- Preliminary agreements will only be binding in certain circumstances.
- Solicitors need to be clear on whether the parties intend that an informal agreement is to be immediately binding.
- To avoid litigation, ensure the wording of the agreement and subsequent conduct accord with the intention to be bound.
An agreement reached between parties through formal and informal mediations, settlement conferences, or the exchange and acceptance of offers may or may not create a binding and enforceable agreement. The enforceability of preliminary agreements including ‘heads of agreement’, ‘letters of intent’ or ‘memorandums of understanding’ is an ongoing source of litigation where it is unclear if the parties intend to be bound immediately.
Often the parties plan for a more formal and comprehensive document to follow, but intend the preliminary agreement to be binding. The steps a solicitor takes after an informal settlement is reached, and how that preliminary agreement is recorded, will determine whether the risk of subsequent litigation, initiated by a party’s withdrawal from the agreement, can be avoided. Ideally, the parties would execute a formal written agreement at the time of settlement. However, the reality can be very different.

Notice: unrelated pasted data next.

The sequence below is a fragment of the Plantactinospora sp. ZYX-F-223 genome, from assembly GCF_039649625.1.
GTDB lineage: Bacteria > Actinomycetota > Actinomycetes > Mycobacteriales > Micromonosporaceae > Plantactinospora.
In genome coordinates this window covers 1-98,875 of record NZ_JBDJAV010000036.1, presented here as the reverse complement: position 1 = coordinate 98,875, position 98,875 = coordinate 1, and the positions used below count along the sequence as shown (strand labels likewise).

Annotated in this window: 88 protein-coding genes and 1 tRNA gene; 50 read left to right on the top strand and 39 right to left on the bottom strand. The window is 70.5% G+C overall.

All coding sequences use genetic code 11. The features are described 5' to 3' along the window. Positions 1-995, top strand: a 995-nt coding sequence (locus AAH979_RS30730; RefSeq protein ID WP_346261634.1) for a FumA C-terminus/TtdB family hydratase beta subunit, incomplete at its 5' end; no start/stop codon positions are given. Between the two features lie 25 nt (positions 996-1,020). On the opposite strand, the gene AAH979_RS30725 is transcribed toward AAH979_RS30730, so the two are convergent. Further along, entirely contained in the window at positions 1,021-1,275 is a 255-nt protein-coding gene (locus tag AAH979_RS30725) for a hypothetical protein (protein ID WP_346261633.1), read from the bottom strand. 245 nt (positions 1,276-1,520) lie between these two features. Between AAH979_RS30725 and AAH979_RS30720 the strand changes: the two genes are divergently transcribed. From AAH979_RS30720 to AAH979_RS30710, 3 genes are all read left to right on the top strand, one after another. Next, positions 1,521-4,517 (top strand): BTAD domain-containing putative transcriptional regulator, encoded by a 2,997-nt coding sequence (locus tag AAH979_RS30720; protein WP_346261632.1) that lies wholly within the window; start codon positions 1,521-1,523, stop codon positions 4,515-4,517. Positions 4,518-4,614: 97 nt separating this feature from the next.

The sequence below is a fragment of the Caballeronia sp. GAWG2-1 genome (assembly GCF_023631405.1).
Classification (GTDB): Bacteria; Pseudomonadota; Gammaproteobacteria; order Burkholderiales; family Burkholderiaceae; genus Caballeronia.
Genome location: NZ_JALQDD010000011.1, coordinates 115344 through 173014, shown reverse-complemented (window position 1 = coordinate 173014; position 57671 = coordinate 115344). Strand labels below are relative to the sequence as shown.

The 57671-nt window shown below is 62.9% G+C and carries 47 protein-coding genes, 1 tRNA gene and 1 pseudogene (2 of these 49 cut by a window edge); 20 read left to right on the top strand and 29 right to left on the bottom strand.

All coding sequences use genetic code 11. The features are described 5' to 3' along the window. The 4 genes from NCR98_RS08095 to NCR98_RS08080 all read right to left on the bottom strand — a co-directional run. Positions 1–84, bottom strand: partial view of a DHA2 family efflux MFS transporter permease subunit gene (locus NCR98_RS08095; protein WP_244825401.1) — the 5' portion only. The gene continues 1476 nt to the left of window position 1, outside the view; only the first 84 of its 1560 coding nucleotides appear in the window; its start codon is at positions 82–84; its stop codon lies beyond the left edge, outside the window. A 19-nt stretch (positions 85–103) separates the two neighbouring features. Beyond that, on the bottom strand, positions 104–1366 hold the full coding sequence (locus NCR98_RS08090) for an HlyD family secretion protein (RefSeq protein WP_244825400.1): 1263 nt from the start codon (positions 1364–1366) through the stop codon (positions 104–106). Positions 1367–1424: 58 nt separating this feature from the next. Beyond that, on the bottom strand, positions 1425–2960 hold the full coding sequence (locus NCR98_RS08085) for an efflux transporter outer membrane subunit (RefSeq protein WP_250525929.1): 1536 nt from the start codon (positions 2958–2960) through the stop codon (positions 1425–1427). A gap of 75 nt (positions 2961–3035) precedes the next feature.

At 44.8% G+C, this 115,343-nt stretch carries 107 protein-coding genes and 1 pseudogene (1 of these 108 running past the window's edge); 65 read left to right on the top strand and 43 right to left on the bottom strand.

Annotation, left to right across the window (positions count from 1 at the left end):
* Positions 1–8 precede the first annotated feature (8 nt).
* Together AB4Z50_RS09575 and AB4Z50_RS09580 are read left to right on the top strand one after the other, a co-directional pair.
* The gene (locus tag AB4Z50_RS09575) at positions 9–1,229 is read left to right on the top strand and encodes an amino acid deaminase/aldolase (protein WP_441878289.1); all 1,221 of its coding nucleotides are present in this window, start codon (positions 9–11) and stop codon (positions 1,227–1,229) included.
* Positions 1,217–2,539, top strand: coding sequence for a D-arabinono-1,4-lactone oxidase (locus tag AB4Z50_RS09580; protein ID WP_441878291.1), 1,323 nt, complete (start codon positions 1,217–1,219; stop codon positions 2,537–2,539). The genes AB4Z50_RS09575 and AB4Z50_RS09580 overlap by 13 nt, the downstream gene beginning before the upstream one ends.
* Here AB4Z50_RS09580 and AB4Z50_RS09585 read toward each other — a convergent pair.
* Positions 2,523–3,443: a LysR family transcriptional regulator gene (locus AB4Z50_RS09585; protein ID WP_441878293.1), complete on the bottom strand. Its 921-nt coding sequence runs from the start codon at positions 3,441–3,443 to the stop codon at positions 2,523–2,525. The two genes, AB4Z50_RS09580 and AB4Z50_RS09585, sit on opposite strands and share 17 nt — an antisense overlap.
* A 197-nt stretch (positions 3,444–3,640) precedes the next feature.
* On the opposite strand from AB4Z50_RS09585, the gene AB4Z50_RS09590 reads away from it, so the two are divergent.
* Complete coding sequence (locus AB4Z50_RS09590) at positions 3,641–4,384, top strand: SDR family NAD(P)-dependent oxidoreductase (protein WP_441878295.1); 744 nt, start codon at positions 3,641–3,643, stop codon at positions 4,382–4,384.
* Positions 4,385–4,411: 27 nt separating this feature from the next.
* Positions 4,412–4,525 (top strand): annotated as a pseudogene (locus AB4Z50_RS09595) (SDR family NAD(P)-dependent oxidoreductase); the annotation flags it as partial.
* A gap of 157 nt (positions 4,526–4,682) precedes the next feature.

In Masters v Cameron (1954) 91 CLR 353, the High Court considered classes of contract and determined they would only be binding in two sets of circumstances: (i) where the parties have agreed terms and intend to be immediately bound to their performance but propose to have the terms restated in a form which will be fuller or more precise but not different in effect; (ii) where the parties have agreed upon all the terms of the arrangement, but have made performance conditional upon execution of a formal document.
A third class recognised circumstances where the intention of the parties is not to make a concluded bargain unless and until they execute a formal contract. A now accepted fourth class first emerged in Baulkham Hills Private Hospital Pty Ltd v GR Securities Pty Ltd (1986) 40 NSWLR 622 at 628, where the parties intend to be bound, but expect to make a formal contract containing additional terms in substitution for the first contract.